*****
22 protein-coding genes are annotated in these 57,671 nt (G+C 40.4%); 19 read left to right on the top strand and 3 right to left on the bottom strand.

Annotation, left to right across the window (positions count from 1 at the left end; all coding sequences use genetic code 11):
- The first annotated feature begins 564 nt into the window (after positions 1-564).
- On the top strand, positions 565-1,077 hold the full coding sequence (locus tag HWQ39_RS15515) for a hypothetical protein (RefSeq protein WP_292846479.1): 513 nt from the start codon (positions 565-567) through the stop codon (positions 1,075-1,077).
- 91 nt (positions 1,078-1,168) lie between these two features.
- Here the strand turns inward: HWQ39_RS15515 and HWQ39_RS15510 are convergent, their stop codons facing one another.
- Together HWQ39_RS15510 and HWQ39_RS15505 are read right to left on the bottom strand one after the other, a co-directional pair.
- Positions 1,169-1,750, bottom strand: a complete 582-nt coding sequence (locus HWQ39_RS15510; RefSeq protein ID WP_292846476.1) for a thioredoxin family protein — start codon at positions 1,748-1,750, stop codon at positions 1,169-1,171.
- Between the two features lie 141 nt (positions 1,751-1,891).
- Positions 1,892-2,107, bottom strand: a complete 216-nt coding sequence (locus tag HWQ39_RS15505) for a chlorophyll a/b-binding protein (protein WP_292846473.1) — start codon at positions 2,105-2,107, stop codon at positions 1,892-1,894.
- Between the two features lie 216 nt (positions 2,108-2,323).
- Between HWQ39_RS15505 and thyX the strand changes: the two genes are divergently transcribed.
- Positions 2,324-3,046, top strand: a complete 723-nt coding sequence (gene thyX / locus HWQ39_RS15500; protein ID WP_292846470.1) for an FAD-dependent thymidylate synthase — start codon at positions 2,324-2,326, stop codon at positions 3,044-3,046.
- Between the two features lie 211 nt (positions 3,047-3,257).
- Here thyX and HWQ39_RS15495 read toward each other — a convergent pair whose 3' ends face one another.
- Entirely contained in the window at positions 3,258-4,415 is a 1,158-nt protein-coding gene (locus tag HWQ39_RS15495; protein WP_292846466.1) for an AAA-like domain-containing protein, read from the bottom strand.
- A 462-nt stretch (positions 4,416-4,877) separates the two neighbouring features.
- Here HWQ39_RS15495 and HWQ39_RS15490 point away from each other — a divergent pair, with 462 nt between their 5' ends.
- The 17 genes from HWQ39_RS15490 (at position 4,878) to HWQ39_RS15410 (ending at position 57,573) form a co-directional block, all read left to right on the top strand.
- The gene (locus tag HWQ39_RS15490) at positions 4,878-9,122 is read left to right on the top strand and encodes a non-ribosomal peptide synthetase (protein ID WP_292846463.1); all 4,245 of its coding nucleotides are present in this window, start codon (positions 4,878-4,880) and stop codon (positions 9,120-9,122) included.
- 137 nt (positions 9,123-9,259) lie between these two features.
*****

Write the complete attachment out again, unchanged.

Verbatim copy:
22 protein-coding genes are annotated in these 57,671 nt (G+C 40.4%); 19 read left to right on the top strand and 3 right to left on the bottom strand.

Annotation, left to right across the window (positions count from 1 at the left end; all coding sequences use genetic code 11):
- The first annotated feature begins 564 nt into the window (after positions 1-564).
- On the top strand, positions 565-1,077 hold the full coding sequence (locus tag HWQ39_RS15515) for a hypothetical protein (RefSeq protein WP_292846479.1): 513 nt from the start codon (positions 565-567) through the stop codon (positions 1,075-1,077).
- 91 nt (positions 1,078-1,168) lie between these two features.
- Here the strand turns inward: HWQ39_RS15515 and HWQ39_RS15510 are convergent, their stop codons facing one another.
- Together HWQ39_RS15510 and HWQ39_RS15505 are read right to left on the bottom strand one after the other, a co-directional pair.
- Positions 1,169-1,750, bottom strand: a complete 582-nt coding sequence (locus HWQ39_RS15510; RefSeq protein ID WP_292846476.1) for a thioredoxin family protein — start codon at positions 1,748-1,750, stop codon at positions 1,169-1,171.
- Between the two features lie 141 nt (positions 1,751-1,891).
- Positions 1,892-2,107, bottom strand: a complete 216-nt coding sequence (locus tag HWQ39_RS15505) for a chlorophyll a/b-binding protein (protein WP_292846473.1) — start codon at positions 2,105-2,107, stop codon at positions 1,892-1,894.
- Between the two features lie 216 nt (positions 2,108-2,323).
- Between HWQ39_RS15505 and thyX the strand changes: the two genes are divergently transcribed.
- Positions 2,324-3,046, top strand: a complete 723-nt coding sequence (gene thyX / locus HWQ39_RS15500; protein ID WP_292846470.1) for an FAD-dependent thymidylate synthase — start codon at positions 2,324-2,326, stop codon at positions 3,044-3,046.
- Between the two features lie 211 nt (positions 3,047-3,257).
- Here thyX and HWQ39_RS15495 read toward each other — a convergent pair whose 3' ends face one another.
- Entirely contained in the window at positions 3,258-4,415 is a 1,158-nt protein-coding gene (locus tag HWQ39_RS15495; protein WP_292846466.1) for an AAA-like domain-containing protein, read from the bottom strand.
- A 462-nt stretch (positions 4,416-4,877) separates the two neighbouring features.
- Here HWQ39_RS15495 and HWQ39_RS15490 point away from each other — a divergent pair, with 462 nt between their 5' ends.
- The 17 genes from HWQ39_RS15490 (at position 4,878) to HWQ39_RS15410 (ending at position 57,573) form a co-directional block, all read left to right on the top strand.
- The gene (locus tag HWQ39_RS15490) at positions 4,878-9,122 is read left to right on the top strand and encodes a non-ribosomal peptide synthetase (protein ID WP_292846463.1); all 4,245 of its coding nucleotides are present in this window, start codon (positions 4,878-4,880) and stop codon (positions 9,120-9,122) included.
- 137 nt (positions 9,123-9,259) lie between these two features.